Dear Susan Wojcicki, congratulations on your recent promotion to CEO of YouTube. We haven’t met, but I reported on your appointment for both ReelSEO and Search Engine Watch. And I even quoted you on Page 21 of the second edition of my book, YouTube and Video Marketing: An Hour a Day. So, I hope you don’t object if I “offer expert advice, guidance, and commentary about the world of online video.” It’s what ReelSEO’s videologists and columnists do.
First of all, you will face several strategic challenges as the head of YouTube. You need to figure out how to significantly increase the number of advertisers who are using TrueView in-stream ads as well as dramatically increase the amount of money they spend on YouTube. And an awful lot of “amazing creators” and YouTube Partners are hoping that you can help them build a sustainable career on YouTube and beyond.
The Biggest Battle: Inside YouTube Itself
But the biggest battle you will face will be internal. To increase the number of advertisers well as dramatically increase the amount of money they spend, YouTube needs its own ad sales force.
Yes, I know that Sridhar Ramaswamy, Google’s senior vice president of advertising and commerce, is a wonderful colleague of yours. But, this isn’t about how well the two of you get along. It’s about how Google’s ad sales force is currently structured, trained, and incentivized. And if you go on a couple of sales calls or read through several call reports, you will quickly observe what Pogo observed back in 1970, “We have met the enemy and he is us.” Back in Dec. 16, 2013, Alistair Barr of USA Today wrote an article entitled, “Google seeks brand advertising billions with YouTube.” The senior technology reporter observed that Google had recently reorganized its ad business into two groups – one focusing on brands, where it sees huge growth potential, and the other on performance ads, where it already dominates.
On the surface, this reorganization doesn’t seem alarming. What’s wrong with combining YouTube’s online video business with Google’s display ad network and its social network Google Plus and focusing this new brand advertising group on getting top brands and their agencies to move some of the massive amounts of money they spend on TV ads to online video?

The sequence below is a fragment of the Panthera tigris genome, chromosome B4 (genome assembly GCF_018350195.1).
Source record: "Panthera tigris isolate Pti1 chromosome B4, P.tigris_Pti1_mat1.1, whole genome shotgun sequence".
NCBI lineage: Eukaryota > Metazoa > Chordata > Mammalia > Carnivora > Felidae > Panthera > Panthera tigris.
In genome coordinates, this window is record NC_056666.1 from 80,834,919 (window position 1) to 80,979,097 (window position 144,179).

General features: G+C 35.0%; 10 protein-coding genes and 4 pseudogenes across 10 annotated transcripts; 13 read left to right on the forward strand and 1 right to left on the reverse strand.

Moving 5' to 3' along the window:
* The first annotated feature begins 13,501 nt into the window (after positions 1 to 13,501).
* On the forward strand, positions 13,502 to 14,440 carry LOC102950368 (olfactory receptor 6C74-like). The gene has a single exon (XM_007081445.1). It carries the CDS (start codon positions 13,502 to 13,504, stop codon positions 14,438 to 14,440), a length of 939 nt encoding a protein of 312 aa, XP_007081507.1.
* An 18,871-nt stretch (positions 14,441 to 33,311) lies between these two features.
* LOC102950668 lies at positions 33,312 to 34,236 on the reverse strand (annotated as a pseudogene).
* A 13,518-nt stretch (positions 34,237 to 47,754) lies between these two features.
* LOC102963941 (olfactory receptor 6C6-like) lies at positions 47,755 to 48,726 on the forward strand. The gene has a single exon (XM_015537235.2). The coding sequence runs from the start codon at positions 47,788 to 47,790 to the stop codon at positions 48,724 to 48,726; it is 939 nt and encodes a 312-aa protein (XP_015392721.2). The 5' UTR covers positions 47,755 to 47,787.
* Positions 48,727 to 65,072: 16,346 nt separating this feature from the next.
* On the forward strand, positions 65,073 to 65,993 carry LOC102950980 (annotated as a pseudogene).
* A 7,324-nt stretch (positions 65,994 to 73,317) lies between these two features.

Well, for the second time in the past two weeks, it reminds me of the “Kirk Beats Khan SCENE – Star Trek: The Wrath of Khan MOVIE (1982) – HD,” when Mr. Spock (Leonard Nimoy) provides Captain James T. Kirk (William Shatner) with his analysis of the military tactics being used by Khan Noonien Singh (Ricardo Montalban), “He’s intelligent, but not experienced. His pattern indicates two-dimensional thinking.”
And the first time was two weeks ago when comScore announced plans to expand its pioneering cross-platform measurement service, which provides unified measurement of media usage across TVs, radios, desktops, smartphones, and tablets.
Both of these seemingly intelligent moves see video ads as if they are just another form of display advertising – like animated GIFs. And both of these seemingly intelligent moves see video ads as no more effective than TV commercials in building awareness – and incapable of achieving other marketing objectives like influencing consideration, driving sales, or growing loyalty and retention.
But, as I mentioned two weeks ago, online video is social. People are drawn to YouTube because they can interact with videos and channels in ways that they can’t with television. The ability for “inspiring creators” to interact with their viewers is key to the medium. It not only lets them speak to their audience, it also lets them listen to what their audience has to say. And, actively engaging with an “amazing community” through YouTube, Facebook, Twitter, Google+, LinkedIn, and other social media will pay off in the long run. A YouTube Partner’s fans will become their social advocates – enabling them to do much more than just increase brand awareness.
YouTube Needs its Own Sales Force
The latest evidence of this can be found in Carla Marshall’s story on ReelSEO, “YouTube and the Beauty Industry: How Brands are Getting Crushed [Report].” If you haven’t read the new report from Pixability already, then I urge you to download the full report by clicking on “Beauty on YouTube: How YouTube is Radically Transforming the Beauty Industry and What That Means for Brands.”
In a press release about the study, Cory Pulice, the VP E-commerce for e.l.f. Cosmetics, said, ““Creating informative and instructional videos for our premium cosmetic and makeup products is only part of the equation. Genuinely engaging with our passionate YouTube community is the other part, and that helps drive our business.”
In the same release, Rob Ciampa, the CMO of Pixability, added, “Brands that mistakenly treat YouTube as a quasi-television station should not be surprised by dismal ROI. Those that embrace YouTube as a critical digital marketing and communication medium, however, will see outstanding results. Pixability’s analysis of the beauty industry on YouTube backs that up.”
That’s why YouTube needs its own ad sales force. For the past two months, its brand advertising group has been out there telling top brands and their agencies that, according to Nielsen, YouTube reaches more US adults ages 18-34 than any cable network.